Still, it won’t immediately be a smooth ride for all-electric fleets, with range and time needed to recharge posing the biggest challenges.
Delhi, for instance, is a city of distances so the government’s stipulated buses need a 220 km range for daily travel. For other cities, Tata supplies nine metre buses with a 120-150 km range. And VECV currently offers buses with a 170-km range. Srinivas notes that longer-lasting batteries can be developed but they’ll increase cost. “You have to strike a frugal balance,” he says, adding: “The way we’re placed, 170 km is more than enough.”
The new technology will also bring in an entirely new way of working for State transport corporations. Most e-bus-makers will also sign what’s known in trade parlance as “opex” contracts. That is, transport companies will provide conductors but bus-makers will operate the vehicles and supply drivers. Also, the corporations provide bus-depot space but the opex company installs charging points and other equipment.
Says Olectra Greentech executive director N Naga Satyam: “It’s a totally new technology. I don’t want my operators losing money because of technical difficulties,” adding, Olectra offers 10-year maintenance contracts.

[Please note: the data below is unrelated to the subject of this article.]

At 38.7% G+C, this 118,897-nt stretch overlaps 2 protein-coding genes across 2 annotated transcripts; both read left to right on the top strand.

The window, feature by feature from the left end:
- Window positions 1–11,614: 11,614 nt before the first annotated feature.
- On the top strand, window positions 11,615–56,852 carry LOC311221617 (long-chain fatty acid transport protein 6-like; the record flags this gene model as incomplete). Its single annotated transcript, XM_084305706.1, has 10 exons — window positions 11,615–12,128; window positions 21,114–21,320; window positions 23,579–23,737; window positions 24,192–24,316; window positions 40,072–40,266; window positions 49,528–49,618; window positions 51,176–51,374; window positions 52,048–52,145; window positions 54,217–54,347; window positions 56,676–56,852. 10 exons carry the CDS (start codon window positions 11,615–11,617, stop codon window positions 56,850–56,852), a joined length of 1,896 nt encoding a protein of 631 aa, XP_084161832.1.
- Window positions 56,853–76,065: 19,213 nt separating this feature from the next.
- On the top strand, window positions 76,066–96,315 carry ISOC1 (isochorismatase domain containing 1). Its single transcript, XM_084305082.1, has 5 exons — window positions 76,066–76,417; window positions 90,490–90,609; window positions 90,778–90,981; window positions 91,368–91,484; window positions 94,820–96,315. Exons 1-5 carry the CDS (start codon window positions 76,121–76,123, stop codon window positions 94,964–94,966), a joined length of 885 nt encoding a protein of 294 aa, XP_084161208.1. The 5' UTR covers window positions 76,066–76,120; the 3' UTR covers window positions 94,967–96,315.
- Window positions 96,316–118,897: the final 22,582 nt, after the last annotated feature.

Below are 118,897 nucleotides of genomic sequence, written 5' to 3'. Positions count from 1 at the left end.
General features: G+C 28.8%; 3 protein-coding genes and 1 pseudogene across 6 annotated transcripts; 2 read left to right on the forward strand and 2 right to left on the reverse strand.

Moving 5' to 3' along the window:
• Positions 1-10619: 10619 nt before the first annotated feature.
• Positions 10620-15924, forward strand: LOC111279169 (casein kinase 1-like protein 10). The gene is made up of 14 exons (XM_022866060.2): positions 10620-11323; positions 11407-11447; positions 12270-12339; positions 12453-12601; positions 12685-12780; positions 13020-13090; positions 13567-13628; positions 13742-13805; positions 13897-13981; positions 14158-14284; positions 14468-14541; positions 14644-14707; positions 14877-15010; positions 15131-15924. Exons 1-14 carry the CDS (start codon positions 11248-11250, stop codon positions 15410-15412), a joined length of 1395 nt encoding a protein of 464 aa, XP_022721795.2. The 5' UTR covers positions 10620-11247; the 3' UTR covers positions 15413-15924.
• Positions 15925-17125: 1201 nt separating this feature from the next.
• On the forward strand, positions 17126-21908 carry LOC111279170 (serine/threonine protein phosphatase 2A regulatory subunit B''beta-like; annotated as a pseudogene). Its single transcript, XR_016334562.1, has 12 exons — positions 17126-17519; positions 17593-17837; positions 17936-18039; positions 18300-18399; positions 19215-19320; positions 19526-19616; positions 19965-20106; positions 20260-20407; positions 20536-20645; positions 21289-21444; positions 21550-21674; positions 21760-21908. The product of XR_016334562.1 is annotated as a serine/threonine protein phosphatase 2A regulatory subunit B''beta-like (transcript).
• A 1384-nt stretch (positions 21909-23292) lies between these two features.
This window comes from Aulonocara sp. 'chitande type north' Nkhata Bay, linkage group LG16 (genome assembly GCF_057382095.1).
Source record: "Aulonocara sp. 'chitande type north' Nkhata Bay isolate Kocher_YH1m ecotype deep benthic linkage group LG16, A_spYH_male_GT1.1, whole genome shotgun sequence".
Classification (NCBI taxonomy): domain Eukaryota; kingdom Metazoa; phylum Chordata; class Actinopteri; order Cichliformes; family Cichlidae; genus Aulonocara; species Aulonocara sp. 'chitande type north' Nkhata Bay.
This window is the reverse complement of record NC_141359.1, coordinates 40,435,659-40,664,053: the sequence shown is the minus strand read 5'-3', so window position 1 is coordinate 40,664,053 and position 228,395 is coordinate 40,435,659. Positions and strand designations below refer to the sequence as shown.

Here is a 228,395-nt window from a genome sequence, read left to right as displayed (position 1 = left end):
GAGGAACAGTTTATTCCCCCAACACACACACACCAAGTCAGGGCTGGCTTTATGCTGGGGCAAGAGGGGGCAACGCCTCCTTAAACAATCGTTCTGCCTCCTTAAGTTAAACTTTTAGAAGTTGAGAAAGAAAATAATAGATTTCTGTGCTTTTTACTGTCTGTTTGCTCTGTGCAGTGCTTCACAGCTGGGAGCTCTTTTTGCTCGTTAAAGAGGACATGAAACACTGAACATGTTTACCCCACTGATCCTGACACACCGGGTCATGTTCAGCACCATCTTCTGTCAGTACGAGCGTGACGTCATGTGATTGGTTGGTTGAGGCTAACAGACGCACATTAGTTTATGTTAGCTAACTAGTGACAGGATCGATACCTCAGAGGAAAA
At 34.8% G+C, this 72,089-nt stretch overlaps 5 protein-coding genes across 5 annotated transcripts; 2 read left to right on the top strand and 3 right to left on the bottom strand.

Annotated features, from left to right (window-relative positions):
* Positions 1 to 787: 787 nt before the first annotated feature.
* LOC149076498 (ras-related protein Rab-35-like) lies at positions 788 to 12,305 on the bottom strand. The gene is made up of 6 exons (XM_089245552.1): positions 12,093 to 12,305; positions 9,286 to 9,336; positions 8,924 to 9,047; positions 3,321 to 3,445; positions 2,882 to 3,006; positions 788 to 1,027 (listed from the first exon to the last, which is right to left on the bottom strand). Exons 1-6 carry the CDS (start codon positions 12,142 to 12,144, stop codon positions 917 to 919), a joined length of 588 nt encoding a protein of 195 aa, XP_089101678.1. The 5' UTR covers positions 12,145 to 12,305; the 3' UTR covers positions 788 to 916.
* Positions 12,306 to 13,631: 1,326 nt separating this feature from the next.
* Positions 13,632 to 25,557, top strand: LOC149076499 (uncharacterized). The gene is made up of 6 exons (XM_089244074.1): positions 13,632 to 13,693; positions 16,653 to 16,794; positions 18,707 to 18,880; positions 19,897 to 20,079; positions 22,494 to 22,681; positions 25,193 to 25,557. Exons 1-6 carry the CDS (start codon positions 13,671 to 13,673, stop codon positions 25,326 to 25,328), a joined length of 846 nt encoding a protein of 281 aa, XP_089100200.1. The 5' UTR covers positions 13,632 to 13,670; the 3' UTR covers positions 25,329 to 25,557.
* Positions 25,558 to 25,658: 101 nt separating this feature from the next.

Tata, however, doesn’t believe in opex contracts. Says Wagh: “Maintenance is usually less for electric buses. At present, we’re hand-holding and training driving-and-maintenance crews.”
But electric technology is still in its infancy and companies are taking different routes to power up. Maini’s Sun Mobility, for instance, which has tied up with Ashok Leyland, offers swappable batteries that are changed at charging stations. Ashok Leyland buses are already running in Ahmedabad.
Maini believes swappable batteries are the way forward: “Batteries make up over 50 per cent of vehicle cost so separating batteries from the vehicle and allowing quick swaps using robotic technology allow vehicles to be significantly cheaper.” There are, however, differing views on battery technology. Some players reckon robotic-changing systems are expensive and tougher to use.
China, way ahead
E-buses may be new in India but they definitely aren’t in China. Bustling Shenzhen, a high-tech metropolis of 12 million, is the world’s first city to go all-electric. It has 16,500 buses and operators say the fuel bill has halved. In January, all Shenzhen taxis went electric. The city also reckons CO2 emissions have plunged 48 per cent.
In fact, China is so far in front it’s almost out of sight in the e-bus race. Out of an estimated 385,000 e-buses globally, 90 per cent are in China. Thirty Chinese cities plan to go all-electric by 2020. Similarly, London’s single-decker buses will be emission-free by 2020 and its double-decker buses are going hybrid this year.
The Chinese, who started going electric in 2011, are an impressive example of what can be achieved rapidly. But that may be a problem for everyone else because it’ll be impossible to match Chinese battery manufacturers’ prices.
Will e-buses change urban transportation’s face? In China, commuters have been pleasantly surprised by the silent, air-conditioned e-buses plying their cities. In fact, there have been complaints the noiseless buses pose a threat to road users. It’s tough to imagine that in India but this could be a transportation revolution that creeps up on us without warning.